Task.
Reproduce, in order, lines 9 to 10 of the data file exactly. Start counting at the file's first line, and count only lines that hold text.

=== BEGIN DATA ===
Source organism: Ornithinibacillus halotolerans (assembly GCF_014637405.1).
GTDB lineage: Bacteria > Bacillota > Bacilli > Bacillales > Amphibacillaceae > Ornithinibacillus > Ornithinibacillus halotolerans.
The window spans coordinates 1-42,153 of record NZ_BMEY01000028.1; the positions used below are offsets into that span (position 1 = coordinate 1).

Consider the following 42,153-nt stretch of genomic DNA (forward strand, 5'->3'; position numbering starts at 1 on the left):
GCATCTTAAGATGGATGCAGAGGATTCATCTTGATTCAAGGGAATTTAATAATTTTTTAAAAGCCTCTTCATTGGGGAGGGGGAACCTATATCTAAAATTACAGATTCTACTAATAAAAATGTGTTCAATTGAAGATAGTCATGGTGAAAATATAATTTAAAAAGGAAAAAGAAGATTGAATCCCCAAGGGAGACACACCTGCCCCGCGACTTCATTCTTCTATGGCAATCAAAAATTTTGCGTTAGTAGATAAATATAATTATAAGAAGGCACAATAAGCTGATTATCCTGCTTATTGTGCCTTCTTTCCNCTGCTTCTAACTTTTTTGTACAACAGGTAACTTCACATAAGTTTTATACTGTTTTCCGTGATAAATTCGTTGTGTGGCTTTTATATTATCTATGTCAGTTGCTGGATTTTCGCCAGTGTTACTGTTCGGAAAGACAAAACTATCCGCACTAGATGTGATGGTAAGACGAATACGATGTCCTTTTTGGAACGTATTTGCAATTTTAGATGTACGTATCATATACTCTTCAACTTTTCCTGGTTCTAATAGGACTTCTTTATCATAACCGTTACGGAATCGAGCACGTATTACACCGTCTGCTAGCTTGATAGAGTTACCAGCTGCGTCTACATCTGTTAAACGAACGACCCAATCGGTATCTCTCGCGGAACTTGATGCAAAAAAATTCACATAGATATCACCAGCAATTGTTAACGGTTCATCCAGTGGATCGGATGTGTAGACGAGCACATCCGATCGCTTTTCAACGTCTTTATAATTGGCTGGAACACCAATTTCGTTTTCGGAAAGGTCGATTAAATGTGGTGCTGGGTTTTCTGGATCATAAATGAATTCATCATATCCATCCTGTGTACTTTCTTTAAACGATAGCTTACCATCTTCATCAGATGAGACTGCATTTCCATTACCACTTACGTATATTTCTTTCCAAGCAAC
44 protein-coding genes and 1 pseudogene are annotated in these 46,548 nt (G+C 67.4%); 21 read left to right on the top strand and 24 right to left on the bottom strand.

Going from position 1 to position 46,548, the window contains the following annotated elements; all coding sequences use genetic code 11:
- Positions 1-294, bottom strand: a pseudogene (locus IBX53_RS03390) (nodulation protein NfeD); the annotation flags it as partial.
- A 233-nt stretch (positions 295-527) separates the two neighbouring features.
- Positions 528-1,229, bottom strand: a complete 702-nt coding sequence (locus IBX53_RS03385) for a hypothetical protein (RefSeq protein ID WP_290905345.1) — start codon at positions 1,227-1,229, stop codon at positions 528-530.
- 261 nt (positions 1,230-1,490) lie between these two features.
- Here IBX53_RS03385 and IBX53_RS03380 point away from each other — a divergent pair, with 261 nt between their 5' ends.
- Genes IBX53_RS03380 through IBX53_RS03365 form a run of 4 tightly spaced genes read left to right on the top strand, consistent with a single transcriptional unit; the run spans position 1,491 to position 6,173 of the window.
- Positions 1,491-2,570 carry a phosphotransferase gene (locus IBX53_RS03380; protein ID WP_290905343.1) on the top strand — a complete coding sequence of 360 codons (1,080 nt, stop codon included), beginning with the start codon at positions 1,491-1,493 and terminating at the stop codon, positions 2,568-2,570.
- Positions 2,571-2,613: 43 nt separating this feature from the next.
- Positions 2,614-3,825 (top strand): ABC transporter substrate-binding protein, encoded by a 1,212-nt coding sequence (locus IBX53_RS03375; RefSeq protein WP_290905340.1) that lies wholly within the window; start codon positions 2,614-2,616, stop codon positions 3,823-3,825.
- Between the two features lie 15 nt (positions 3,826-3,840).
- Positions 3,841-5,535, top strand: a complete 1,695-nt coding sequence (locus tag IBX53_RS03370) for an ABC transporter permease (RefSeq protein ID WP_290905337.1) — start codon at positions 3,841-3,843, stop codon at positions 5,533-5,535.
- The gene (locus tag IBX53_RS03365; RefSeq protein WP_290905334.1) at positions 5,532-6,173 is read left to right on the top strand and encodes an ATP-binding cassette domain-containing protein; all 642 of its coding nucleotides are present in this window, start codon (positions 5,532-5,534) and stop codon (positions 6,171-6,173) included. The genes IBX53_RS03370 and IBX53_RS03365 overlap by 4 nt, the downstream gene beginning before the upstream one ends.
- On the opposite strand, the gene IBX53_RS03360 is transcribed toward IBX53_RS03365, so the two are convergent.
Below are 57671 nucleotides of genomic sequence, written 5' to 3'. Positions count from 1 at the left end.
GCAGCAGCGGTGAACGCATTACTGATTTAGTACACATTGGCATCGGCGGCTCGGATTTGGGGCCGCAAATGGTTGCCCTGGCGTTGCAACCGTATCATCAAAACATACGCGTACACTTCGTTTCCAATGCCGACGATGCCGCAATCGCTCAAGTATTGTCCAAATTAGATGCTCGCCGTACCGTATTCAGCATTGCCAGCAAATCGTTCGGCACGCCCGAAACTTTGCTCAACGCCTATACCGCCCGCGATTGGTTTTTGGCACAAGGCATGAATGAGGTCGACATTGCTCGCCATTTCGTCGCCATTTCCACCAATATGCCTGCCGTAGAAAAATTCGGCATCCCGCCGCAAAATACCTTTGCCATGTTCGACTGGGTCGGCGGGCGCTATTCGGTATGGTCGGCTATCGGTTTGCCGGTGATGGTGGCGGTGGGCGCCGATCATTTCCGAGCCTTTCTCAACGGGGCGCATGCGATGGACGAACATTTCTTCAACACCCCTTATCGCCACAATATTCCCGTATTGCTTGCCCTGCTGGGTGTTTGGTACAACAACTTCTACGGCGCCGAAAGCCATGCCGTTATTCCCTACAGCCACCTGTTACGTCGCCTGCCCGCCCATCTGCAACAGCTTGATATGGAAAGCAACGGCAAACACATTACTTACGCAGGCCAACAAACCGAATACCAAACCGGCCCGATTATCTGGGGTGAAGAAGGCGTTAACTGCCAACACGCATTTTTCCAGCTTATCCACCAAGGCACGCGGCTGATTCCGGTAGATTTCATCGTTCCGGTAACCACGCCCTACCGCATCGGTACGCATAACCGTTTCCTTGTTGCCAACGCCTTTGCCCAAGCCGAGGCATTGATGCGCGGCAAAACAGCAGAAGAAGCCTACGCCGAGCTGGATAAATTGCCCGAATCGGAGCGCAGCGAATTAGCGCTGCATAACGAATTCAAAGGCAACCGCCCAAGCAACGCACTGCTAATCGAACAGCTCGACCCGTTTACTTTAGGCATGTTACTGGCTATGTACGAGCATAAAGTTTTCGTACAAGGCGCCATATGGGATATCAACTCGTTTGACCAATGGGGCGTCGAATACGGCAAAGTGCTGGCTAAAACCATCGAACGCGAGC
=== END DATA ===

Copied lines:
- A 233-nt stretch (positions 295-527) separates the two neighbouring features.
- Positions 528-1,229, bottom strand: a complete 702-nt coding sequence (locus IBX53_RS03385) for a hypothetical protein (RefSeq protein ID WP_290905345.1) — start codon at positions 1,227-1,229, stop codon at positions 528-530.